Ahead of the Curve

trend-setting, Bozeman, Fly-fishing, Outside Bozeman  magazine
Montana hipsters, trend-setting, Bozeman, Fly-fishing, Outside Bozeman  magazine

Ahead of the Curve

Reed, Tom
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Casting before it was cool. 

I think it happened in late July, 1980.

Carl drove. We were high-school buddies, pals who grew up together breathing the scent of rain on sagebrush and living for things like elk and trout and Western skies.

We had beer in a cooler and a couple of good cigars between us. Our fly rods were stashed in the back and we were headed out to fish the Gallatin. I may have even been wearing Carhartt pants.

I didn’t know it then, but I know it now. At that exact moment, I was at the crest, at the peak, the pinnacle. I was cutting-edge.

The vehicle we rode in was a ‘69 Bronco, the original sport-utility vehicle, a four-wheel-drive invented before the term SUV. A true utility vehicle made for use in the rough country. No frills and who cares about the spills? At that very moment, Carl and I were pioneers: we had the SUV, we had the cigars, the beer, the clothing, the gear.

Today, of course, the trend-wave has passed me by. But for a moment there, we were it.

I’m still fly fishing, but not the Gallatin any more. In 1980, the river was famous, but not overrun. Plus the last time I was there, I definitely felt underdressed with my patched-up waders, ten-year-old fly rod, and ratty vest. Unless one has a brand-new outfit with all the geegaws, a fancy new rod made of the latest graphite composite, and wrap-around polarized sunglasses, one should stay away from such rivers.

Then there are the rigs in the parking lot. Carl’s old Ford was what a four-wheel-drive should be. You could hear the highway humming away beneath your tires and you had to shift the thing with a lever on the steering column. It had two speeds: crawling and shouting. Crawling was for the big boulders you eased over on your way up some so-called jeep trail, heading to a small stream where you could smell the snow above timberline in the downstream wind. Shouting was a highway speed: you had to shout to make yourself heard over the whistling wind, humming tires, and growling engine. Today’s four-wheel-drives are more like luxury-cars… at luxury-car prices. There’s power-everything, tilt-everything, and should you—heaven forbid—spill a cup of coffee on the carpeting, you’ll have to find yourself another fishing partner.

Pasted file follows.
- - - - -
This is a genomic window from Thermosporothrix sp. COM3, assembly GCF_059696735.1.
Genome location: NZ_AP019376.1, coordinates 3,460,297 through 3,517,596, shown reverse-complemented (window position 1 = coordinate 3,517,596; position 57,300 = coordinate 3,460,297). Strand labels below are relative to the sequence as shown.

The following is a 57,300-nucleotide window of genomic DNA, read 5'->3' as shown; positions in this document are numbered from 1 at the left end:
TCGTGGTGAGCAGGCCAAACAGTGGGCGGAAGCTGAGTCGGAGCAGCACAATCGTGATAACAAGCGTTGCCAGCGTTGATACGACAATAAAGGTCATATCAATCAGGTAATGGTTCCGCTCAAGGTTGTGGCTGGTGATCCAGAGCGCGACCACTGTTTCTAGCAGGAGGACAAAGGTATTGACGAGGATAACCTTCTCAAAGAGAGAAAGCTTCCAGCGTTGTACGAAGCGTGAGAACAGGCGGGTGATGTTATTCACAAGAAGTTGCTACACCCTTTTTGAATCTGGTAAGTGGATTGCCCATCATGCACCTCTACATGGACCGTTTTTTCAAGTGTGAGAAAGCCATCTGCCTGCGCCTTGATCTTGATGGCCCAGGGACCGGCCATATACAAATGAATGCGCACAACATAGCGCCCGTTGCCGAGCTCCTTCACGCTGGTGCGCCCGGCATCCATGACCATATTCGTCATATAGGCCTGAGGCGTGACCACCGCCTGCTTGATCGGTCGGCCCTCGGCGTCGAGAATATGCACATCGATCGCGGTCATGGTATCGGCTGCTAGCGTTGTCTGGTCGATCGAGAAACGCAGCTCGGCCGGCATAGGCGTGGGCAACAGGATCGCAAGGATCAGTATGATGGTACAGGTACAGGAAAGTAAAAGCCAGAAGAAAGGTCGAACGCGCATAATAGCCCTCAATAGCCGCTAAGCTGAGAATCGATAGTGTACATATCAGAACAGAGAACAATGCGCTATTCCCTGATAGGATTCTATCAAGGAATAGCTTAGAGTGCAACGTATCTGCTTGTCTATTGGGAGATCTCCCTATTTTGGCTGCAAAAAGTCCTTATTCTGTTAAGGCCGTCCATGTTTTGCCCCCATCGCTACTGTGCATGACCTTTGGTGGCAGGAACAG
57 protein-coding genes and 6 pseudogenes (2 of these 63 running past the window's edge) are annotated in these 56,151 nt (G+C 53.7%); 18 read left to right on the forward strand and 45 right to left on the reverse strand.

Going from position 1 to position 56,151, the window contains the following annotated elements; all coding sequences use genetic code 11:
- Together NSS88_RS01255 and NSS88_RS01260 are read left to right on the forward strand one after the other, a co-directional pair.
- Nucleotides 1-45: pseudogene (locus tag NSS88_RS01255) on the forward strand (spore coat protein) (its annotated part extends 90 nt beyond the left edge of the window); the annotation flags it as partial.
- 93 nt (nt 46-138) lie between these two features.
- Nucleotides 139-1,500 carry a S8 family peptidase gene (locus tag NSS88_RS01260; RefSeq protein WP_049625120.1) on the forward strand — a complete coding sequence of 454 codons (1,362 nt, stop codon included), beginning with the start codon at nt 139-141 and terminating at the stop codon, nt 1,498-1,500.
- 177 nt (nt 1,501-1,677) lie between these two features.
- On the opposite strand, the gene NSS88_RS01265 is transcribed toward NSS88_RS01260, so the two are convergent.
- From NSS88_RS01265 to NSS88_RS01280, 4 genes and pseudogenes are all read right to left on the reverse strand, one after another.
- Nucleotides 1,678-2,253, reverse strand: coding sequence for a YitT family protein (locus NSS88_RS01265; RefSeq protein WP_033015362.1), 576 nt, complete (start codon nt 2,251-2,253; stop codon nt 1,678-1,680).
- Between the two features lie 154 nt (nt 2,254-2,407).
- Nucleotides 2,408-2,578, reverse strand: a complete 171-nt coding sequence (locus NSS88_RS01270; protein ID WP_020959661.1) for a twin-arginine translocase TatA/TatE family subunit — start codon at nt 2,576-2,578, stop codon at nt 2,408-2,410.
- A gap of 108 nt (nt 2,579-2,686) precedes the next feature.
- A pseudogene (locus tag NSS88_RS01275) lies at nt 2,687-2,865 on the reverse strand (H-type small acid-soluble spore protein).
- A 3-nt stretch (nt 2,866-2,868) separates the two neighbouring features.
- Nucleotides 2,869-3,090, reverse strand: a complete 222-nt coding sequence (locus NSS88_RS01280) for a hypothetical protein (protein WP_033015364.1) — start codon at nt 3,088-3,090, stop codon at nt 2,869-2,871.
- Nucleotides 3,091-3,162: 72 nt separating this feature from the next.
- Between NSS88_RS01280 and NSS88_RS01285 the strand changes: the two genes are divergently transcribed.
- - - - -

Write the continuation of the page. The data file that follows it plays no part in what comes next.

Cigars, well, everyone and his mother smokes a cigar nowadays. There’s a cigar shop in most upscale mountain trout towns and a whole slew of cigar etiquette, just like there’s a wrong way and a right way to taste wine. For years, I have been lighting stogies, but I ran across something last month—a day-by-day cigar calendar, no less—that told me I had been doing it all wrong. Now I’m not even sure I know how to light the darn things.

Then there’s beer. You used to be able to quaff down whatever kind of beer you could get your hands on and feel pretty good about it. It didn’t matter as long as it came in some kind of container and tasted good. Today, my friends turn their noses up at my beverage of choice. They prefer the new microbrews made with ancient (five-year-old) recipes in funky little mountain towns all over the West. Stout, amber, bock, lager… the choices boggle your mind. Whatever happened to the two different kinds of beer I used to drink: cold and starting to get warm?

Don’t get me wrong. There have been many improvements in my quality of life since 1980. I enjoy a good microbrew and the economies that microbreweries have spurred into towns that were dying back in 1980. I like a nice cigar grown somewhere other than a mini-mart. I’m dying to get my hands on the latest introduction from Orvis and I’ve ridden (careful not to spill my coffee) in a big fancy shiny new four-by-four. But every once in a while, I pine for that day in 1980 when Carl and I were tooling along enjoying the good life and not even knowing that we were leading the pack instead of following behind with our tongues hanging out.

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